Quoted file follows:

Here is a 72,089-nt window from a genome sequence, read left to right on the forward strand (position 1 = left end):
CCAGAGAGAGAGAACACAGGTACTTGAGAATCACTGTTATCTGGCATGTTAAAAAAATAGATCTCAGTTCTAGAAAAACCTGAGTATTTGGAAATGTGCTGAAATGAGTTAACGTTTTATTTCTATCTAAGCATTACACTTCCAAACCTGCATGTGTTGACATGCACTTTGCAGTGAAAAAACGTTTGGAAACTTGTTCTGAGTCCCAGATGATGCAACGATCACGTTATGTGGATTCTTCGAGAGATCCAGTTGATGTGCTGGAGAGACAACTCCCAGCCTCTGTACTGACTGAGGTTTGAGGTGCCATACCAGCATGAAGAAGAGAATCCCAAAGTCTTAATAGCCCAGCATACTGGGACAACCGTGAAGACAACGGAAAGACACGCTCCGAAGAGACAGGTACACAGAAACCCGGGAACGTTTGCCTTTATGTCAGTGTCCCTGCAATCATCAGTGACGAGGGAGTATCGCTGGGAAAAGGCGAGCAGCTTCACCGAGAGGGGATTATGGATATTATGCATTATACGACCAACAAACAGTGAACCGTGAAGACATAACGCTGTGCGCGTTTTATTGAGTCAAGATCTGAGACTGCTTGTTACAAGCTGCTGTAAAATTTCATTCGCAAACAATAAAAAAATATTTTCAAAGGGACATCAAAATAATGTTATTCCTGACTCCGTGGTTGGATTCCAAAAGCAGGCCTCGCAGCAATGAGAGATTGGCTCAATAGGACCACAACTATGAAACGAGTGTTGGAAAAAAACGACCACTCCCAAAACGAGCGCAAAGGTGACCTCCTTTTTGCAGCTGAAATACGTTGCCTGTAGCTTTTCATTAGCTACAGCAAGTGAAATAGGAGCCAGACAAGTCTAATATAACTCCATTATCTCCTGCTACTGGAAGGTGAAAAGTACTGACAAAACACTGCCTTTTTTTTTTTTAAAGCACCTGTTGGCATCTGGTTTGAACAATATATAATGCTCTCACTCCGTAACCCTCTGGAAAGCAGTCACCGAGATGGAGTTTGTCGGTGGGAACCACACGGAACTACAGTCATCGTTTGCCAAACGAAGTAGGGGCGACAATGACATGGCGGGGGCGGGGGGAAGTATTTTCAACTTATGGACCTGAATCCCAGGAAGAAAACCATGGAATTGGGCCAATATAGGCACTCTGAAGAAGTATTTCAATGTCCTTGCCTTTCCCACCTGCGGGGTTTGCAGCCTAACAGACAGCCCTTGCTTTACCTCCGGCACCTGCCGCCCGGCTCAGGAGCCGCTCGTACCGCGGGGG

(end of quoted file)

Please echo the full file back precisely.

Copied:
Here is a 72,089-nt window from a genome sequence, read left to right on the forward strand (position 1 = left end):
CCAGAGAGAGAGAACACAGGTACTTGAGAATCACTGTTATCTGGCATGTTAAAAAAATAGATCTCAGTTCTAGAAAAACCTGAGTATTTGGAAATGTGCTGAAATGAGTTAACGTTTTATTTCTATCTAAGCATTACACTTCCAAACCTGCATGTGTTGACATGCACTTTGCAGTGAAAAAACGTTTGGAAACTTGTTCTGAGTCCCAGATGATGCAACGATCACGTTATGTGGATTCTTCGAGAGATCCAGTTGATGTGCTGGAGAGACAACTCCCAGCCTCTGTACTGACTGAGGTTTGAGGTGCCATACCAGCATGAAGAAGAGAATCCCAAAGTCTTAATAGCCCAGCATACTGGGACAACCGTGAAGACAACGGAAAGACACGCTCCGAAGAGACAGGTACACAGAAACCCGGGAACGTTTGCCTTTATGTCAGTGTCCCTGCAATCATCAGTGACGAGGGAGTATCGCTGGGAAAAGGCGAGCAGCTTCACCGAGAGGGGATTATGGATATTATGCATTATACGACCAACAAACAGTGAACCGTGAAGACATAACGCTGTGCGCGTTTTATTGAGTCAAGATCTGAGACTGCTTGTTACAAGCTGCTGTAAAATTTCATTCGCAAACAATAAAAAAATATTTTCAAAGGGACATCAAAATAATGTTATTCCTGACTCCGTGGTTGGATTCCAAAAGCAGGCCTCGCAGCAATGAGAGATTGGCTCAATAGGACCACAACTATGAAACGAGTGTTGGAAAAAAACGACCACTCCCAAAACGAGCGCAAAGGTGACCTCCTTTTTGCAGCTGAAATACGTTGCCTGTAGCTTTTCATTAGCTACAGCAAGTGAAATAGGAGCCAGACAAGTCTAATATAACTCCATTATCTCCTGCTACTGGAAGGTGAAAAGTACTGACAAAACACTGCCTTTTTTTTTTTTAAAGCACCTGTTGGCATCTGGTTTGAACAATATATAATGCTCTCACTCCGTAACCCTCTGGAAAGCAGTCACCGAGATGGAGTTTGTCGGTGGGAACCACACGGAACTACAGTCATCGTTTGCCAAACGAAGTAGGGGCGACAATGACATGGCGGGGGCGGGGGGAAGTATTTTCAACTTATGGACCTGAATCCCAGGAAGAAAACCATGGAATTGGGCCAATATAGGCACTCTGAAGAAGTATTTCAATGTCCTTGCCTTTCCCACCTGCGGGGTTTGCAGCCTAACAGACAGCCCTTGCTTTACCTCCGGCACCTGCCGCCCGGCTCAGGAGCCGCTCGTACCGCGGGGG